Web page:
Three of the works on this valuable Musgrave release were previously available on Collins Classics although the disc has been generously topped up with Memento Vitae, Concerto in Homage to Beethoven, recorded within weeks of the other works but not previously released. The admirable playing time of 79:34 is all the more pleasing given that all of the Ancora discs will be available at mid-price. All four of the works on the disc demonstrate two significant traits in Musgrave’s fertile output over the years, namely an inherent sense of drama that can ………..Christopher Thomas @ musicweb-international.com
Another Night was a wholly unexpected album at the time of its release in February of 1975.
The Hollies’ 15th official album, it also marked the return of Allan Clarke to the lineup for the first time since Distant Light in 1971 — and it was, apart from one number, comprised entirely of group originals, a feat of songwriting acumen that the Hollies had not achieved since 1969’s Hollies Sing Hollies (which was sort of a “ringer” in that regard); and just as much to the point, all of the songs and recordings were pretty much first-rate, ranging widely from lyrical pop/rock to harder, edgier, album-oriented sides, with a couple of classic performances among them.
James Newton Howard makes a rare but welcome foray into the horror genre with The Devil's Advocate, a chilling but majestic work highlighted by its stunning choral passages. While Howard's signature fusion of symphonics and electronics is the score's backbone, his use of the human voice most effectively communicates the evil lurking within lead Al Pacino, and his decision to avoid thematic consistency is another clever tool for keeping the listener off balance, with strange, ominous noises lurking in the background to further underscore the dark forces at work. Spooky, compelling stuff.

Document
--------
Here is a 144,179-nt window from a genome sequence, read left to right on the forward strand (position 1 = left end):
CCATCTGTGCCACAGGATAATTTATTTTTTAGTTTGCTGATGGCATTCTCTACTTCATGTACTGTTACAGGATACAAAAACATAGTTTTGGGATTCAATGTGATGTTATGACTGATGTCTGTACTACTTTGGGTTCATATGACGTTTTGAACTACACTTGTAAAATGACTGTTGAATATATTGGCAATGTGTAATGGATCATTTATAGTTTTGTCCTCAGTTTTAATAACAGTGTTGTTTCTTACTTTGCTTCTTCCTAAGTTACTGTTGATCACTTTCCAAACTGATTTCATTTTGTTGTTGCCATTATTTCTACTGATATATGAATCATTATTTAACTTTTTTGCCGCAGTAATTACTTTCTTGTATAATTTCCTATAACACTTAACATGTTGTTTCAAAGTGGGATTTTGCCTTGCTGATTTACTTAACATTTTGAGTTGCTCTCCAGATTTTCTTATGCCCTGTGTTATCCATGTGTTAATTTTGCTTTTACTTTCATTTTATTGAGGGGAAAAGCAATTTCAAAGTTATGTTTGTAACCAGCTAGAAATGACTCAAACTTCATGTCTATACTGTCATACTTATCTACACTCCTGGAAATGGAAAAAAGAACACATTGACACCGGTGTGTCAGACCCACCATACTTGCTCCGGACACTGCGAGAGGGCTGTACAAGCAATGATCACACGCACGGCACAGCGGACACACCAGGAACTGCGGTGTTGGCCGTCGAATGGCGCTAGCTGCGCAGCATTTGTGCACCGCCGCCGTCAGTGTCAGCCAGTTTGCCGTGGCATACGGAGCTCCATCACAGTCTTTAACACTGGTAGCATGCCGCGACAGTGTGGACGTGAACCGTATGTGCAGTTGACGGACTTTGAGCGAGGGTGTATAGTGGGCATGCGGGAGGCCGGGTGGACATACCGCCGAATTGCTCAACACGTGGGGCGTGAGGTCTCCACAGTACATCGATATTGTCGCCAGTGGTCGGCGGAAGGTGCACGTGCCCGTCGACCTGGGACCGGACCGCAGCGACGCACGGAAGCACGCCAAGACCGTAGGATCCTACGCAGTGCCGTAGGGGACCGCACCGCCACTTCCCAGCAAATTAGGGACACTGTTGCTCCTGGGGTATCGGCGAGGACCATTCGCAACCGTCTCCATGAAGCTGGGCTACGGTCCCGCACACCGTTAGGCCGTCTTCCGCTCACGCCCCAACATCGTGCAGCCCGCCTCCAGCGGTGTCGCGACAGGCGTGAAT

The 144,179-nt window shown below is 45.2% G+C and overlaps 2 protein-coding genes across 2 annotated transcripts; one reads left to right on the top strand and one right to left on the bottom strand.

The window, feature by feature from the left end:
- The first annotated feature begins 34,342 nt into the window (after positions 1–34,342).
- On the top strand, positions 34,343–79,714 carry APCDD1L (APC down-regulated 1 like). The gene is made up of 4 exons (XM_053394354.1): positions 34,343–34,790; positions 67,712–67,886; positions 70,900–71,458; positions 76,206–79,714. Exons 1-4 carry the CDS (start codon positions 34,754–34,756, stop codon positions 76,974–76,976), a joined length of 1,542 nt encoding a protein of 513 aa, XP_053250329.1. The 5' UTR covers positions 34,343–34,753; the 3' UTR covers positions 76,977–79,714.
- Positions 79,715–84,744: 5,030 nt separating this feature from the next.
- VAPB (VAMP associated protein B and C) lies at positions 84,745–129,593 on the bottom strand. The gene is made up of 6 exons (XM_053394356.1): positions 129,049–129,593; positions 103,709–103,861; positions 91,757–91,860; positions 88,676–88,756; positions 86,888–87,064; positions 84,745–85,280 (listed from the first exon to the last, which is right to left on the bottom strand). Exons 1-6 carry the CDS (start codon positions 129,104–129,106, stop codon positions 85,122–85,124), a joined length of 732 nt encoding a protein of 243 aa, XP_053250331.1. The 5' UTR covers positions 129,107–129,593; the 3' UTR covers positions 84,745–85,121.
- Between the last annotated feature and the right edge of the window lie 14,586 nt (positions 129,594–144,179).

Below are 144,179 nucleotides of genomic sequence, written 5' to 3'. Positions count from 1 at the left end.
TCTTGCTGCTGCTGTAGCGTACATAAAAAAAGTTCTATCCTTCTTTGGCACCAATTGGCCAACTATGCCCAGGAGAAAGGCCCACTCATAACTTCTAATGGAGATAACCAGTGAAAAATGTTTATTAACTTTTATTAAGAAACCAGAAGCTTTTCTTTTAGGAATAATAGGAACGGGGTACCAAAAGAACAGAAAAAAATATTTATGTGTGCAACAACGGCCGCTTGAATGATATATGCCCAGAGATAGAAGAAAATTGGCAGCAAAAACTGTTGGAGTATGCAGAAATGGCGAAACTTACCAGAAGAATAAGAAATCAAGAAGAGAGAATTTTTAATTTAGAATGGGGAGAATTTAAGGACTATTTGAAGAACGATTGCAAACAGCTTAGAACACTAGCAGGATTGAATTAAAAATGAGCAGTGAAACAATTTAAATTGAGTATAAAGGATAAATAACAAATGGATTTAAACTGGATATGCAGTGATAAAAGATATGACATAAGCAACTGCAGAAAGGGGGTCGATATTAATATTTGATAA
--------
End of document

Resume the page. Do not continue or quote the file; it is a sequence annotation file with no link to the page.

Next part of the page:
In 1990, the Residents took their grand examination of rock & roll on the road, touring the world with the Cube E tour. The first half found the group reciting cowboy poems to a soundtrack influenced more by Copland and Orff than country & western, then followed with a group of blues, field hollers, and warped jazz that represented the African-American experience. By intermission, the two had combined into rock music, which in the second half was disseminated by an aging Elvis impersonator tearing through Presley covers (essentially a live version of their 1989 album The King and Eye). The staging, costumes, lights, and general performance were not to be missed, and earned justifiable rave reviews.